Here to Work. Period. The Impact of Supervisor Bottom-Line Mentality on EmployeesMarch 30, 2020
By Justin Walker
Profits are an important—if not the most important—aspect to a company. They drive operations and allow for growth to occur. In fact, they are so significant, they cause some supervisors to focus purely on the bottom line. While profits may grow from this mentality, it may not be the most effective strategy from a managerial perspective.
“Supervisor bottom-line mentality is a construct assessing the extent to which the supervisor is focused on one thing above all else,” Assistant Professor of Management Matthew Quade said. “Typically, what they are focused on is profits. Those competing priorities that they are excluding or not paying attention to typically become things like employee well-being, ethics or environmental concerns.”
Quade joined Benjamin McLarty of Mississippi State University and Julena Bonner of Utah State University to study the impact this strategy has on employee behavior. Their article, “The Influence of Supervisor Bottom-Line Mentality and Employee Bottom-Line Mentality on Leader-Member Exchange and Subsequent Employee Performance,” was accepted for publication in Human Relations.
The article evaluates how bottom-line mentality of a supervisor interacts with employees who may or may not also have the same strategy, and how these interactions impact leader-member exchange–how employees rate their relationships with supervisors. The research team surveyed 866 people, with half of those surveyed as supervisors to the other half of the sample. A variety of industries and jobs were included in the group, with age and positions ranging throughout the companies.
“What we find is employees are less likely to want to work hard or work well for those types of supervisors, so their performance usually goes down,” Quade said. “Another finding is if an employee also has that same bottom-line approach, the effect is still negative.”
The latter discovery was particularly interesting to Quade. The team had assumed that maybe if the employees were also focused on profits, the leader-member exchange would be positive. However, employees with bottom-line mentality signaled they prefer for supervisors to care about other aspects of the organization, such as employee well-being, decision making and stakeholders.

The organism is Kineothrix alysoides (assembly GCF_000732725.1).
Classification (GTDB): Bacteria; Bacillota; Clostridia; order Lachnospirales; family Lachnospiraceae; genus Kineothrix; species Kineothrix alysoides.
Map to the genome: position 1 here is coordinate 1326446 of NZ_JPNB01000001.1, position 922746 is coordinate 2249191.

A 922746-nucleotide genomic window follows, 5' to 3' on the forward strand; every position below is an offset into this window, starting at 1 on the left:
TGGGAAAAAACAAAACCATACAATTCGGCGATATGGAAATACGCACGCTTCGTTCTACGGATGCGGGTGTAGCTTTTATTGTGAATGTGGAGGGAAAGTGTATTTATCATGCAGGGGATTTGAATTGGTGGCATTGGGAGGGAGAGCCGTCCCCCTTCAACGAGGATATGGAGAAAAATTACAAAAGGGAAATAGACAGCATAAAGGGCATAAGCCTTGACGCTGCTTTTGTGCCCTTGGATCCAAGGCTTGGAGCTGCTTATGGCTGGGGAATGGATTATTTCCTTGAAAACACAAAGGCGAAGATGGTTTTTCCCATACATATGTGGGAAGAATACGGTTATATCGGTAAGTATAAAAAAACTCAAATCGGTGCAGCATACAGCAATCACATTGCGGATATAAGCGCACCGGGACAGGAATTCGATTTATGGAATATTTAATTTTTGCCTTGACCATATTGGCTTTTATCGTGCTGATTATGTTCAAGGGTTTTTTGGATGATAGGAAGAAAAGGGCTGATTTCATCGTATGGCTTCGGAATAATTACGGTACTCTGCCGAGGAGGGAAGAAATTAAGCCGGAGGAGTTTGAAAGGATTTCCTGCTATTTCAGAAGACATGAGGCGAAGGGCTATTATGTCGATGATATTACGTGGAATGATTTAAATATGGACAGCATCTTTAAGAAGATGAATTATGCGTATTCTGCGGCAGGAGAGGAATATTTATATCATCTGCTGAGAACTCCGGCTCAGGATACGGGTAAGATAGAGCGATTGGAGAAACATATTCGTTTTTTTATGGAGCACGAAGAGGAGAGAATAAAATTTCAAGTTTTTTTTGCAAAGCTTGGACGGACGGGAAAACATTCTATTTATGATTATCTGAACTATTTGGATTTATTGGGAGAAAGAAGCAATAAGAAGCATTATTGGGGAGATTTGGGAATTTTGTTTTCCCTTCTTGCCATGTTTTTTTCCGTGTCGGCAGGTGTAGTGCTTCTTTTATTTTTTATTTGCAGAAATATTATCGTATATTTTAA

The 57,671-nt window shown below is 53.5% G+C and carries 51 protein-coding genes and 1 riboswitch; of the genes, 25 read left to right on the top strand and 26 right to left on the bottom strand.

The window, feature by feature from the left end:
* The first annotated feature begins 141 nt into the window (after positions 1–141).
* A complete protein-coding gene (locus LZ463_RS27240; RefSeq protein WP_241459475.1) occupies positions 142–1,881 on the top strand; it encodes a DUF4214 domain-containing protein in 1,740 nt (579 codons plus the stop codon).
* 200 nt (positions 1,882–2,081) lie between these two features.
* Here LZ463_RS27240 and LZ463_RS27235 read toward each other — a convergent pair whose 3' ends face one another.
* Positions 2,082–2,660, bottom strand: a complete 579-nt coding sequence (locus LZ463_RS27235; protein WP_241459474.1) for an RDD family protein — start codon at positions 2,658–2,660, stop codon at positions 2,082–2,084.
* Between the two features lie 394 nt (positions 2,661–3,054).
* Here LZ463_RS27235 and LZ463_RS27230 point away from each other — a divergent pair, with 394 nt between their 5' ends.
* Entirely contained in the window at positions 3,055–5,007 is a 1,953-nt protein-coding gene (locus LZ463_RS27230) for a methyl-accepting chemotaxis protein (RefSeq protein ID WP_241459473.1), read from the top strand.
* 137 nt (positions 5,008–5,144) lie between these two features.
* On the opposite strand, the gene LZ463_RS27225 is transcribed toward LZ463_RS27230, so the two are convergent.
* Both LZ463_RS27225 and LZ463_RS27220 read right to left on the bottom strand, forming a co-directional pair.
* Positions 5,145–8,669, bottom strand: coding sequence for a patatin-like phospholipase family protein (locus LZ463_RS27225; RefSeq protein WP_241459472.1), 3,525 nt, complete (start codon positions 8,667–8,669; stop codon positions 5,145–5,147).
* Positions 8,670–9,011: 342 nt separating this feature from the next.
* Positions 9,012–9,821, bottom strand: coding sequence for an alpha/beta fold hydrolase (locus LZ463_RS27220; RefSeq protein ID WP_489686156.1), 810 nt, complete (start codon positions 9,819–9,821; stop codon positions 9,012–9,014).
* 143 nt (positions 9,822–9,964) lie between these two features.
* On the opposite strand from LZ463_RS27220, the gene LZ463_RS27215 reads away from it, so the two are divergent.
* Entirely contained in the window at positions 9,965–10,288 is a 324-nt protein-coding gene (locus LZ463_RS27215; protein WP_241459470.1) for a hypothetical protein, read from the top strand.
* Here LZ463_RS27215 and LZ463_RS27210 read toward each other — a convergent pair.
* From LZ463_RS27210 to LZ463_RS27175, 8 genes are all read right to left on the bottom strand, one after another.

The research is impactful from a managerial standpoint, Quade said. Some supervisors may not recognize the vibe they give off to their employees, which may cause a lag in job performance. It’s important for bottom-line mentality to be viewed as a leadership strategy rather than a character trait. If supervisors can recognize this mentality as something that can be changed, it will be easier to adopt a more productive approach to managing employees.
“The perception that your people have of you is really what they respond to,” Quade said. “It doesn’t matter that you may have good intentions, they will respond to your current behaviors and how they perceive you.”
Their research may also serve as a means of comfort for some people who have dealt with a supervisor’s bottom-line mentality in the past, Quade said. By naming the experience, it helps people process what they have been through. While employees may respond accordingly to the strategy of their supervisor, it is important for them to recognize the morality of their response. Working less hard may seem like an acceptable approach in the moment, but Quade agrees most people would agree that it is not acceptable behavior.
To avoid the potentially negative leader-member exchange, supervisors need to identify whether or not they demonstrate this bottom-line strategy, Quade said.
“You have to have an awareness of how your people perceive you as a leader. That’s what they are going to respond to,” he said. “I talk about this in my classes a lot. You have to consider if your intentions as a leader are being practiced effectively and whether they are aligned with employee perceptions of your leadership.”